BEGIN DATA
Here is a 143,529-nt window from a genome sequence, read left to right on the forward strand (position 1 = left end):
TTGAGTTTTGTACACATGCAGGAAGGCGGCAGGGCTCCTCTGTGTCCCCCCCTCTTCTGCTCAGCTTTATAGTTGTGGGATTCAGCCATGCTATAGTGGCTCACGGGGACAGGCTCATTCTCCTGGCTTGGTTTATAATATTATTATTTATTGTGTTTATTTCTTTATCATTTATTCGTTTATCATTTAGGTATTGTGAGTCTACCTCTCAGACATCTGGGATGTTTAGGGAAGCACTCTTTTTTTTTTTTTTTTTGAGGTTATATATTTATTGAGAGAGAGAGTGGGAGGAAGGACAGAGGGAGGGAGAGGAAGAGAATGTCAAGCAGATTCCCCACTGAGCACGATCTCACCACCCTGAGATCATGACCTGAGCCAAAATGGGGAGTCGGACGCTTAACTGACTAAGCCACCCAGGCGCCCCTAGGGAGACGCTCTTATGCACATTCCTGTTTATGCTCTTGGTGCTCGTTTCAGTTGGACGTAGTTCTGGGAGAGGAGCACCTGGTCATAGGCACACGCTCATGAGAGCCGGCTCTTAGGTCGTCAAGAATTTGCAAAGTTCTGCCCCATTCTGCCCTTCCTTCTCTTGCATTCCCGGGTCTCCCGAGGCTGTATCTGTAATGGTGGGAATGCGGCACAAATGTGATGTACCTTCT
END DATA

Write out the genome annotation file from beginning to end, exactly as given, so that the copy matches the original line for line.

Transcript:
Here is a 143,529-nt window from a genome sequence, read left to right on the forward strand (position 1 = left end):
TTGAGTTTTGTACACATGCAGGAAGGCGGCAGGGCTCCTCTGTGTCCCCCCCTCTTCTGCTCAGCTTTATAGTTGTGGGATTCAGCCATGCTATAGTGGCTCACGGGGACAGGCTCATTCTCCTGGCTTGGTTTATAATATTATTATTTATTGTGTTTATTTCTTTATCATTTATTCGTTTATCATTTAGGTATTGTGAGTCTACCTCTCAGACATCTGGGATGTTTAGGGAAGCACTCTTTTTTTTTTTTTTTTTGAGGTTATATATTTATTGAGAGAGAGAGTGGGAGGAAGGACAGAGGGAGGGAGAGGAAGAGAATGTCAAGCAGATTCCCCACTGAGCACGATCTCACCACCCTGAGATCATGACCTGAGCCAAAATGGGGAGTCGGACGCTTAACTGACTAAGCCACCCAGGCGCCCCTAGGGAGACGCTCTTATGCACATTCCTGTTTATGCTCTTGGTGCTCGTTTCAGTTGGACGTAGTTCTGGGAGAGGAGCACCTGGTCATAGGCACACGCTCATGAGAGCCGGCTCTTAGGTCGTCAAGAATTTGCAAAGTTCTGCCCCATTCTGCCCTTCCTTCTCTTGCATTCCCGGGTCTCCCGAGGCTGTATCTGTAATGGTGGGAATGCGGCACAAATGTGATGTACCTTCT